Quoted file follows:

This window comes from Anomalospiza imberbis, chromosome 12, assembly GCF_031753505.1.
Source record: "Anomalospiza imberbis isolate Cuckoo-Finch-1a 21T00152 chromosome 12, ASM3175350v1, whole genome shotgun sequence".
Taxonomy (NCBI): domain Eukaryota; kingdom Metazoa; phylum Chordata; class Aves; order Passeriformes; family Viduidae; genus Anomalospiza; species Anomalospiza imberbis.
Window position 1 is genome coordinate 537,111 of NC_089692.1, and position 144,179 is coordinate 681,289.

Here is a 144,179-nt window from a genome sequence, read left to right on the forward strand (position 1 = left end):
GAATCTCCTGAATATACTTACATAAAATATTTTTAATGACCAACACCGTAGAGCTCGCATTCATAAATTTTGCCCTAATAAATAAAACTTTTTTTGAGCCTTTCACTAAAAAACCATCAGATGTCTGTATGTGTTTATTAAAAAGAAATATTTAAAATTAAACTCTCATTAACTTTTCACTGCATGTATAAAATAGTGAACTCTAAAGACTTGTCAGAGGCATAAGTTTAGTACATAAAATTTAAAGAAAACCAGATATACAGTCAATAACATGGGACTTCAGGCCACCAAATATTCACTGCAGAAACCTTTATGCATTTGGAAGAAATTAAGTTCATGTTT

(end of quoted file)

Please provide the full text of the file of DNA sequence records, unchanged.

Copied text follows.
This window comes from Anomalospiza imberbis, chromosome 12, assembly GCF_031753505.1.
Source record: "Anomalospiza imberbis isolate Cuckoo-Finch-1a 21T00152 chromosome 12, ASM3175350v1, whole genome shotgun sequence".
Taxonomy (NCBI): domain Eukaryota; kingdom Metazoa; phylum Chordata; class Aves; order Passeriformes; family Viduidae; genus Anomalospiza; species Anomalospiza imberbis.
Window position 1 is genome coordinate 537,111 of NC_089692.1, and position 144,179 is coordinate 681,289.

Here is a 144,179-nt window from a genome sequence, read left to right on the forward strand (position 1 = left end):
GAATCTCCTGAATATACTTACATAAAATATTTTTAATGACCAACACCGTAGAGCTCGCATTCATAAATTTTGCCCTAATAAATAAAACTTTTTTTGAGCCTTTCACTAAAAAACCATCAGATGTCTGTATGTGTTTATTAAAAAGAAATATTTAAAATTAAACTCTCATTAACTTTTCACTGCATGTATAAAATAGTGAACTCTAAAGACTTGTCAGAGGCATAAGTTTAGTACATAAAATTTAAAGAAAACCAGATATACAGTCAATAACATGGGACTTCAGGCCACCAAATATTCACTGCAGAAACCTTTATGCATTTGGAAGAAATTAAGTTCATGTTT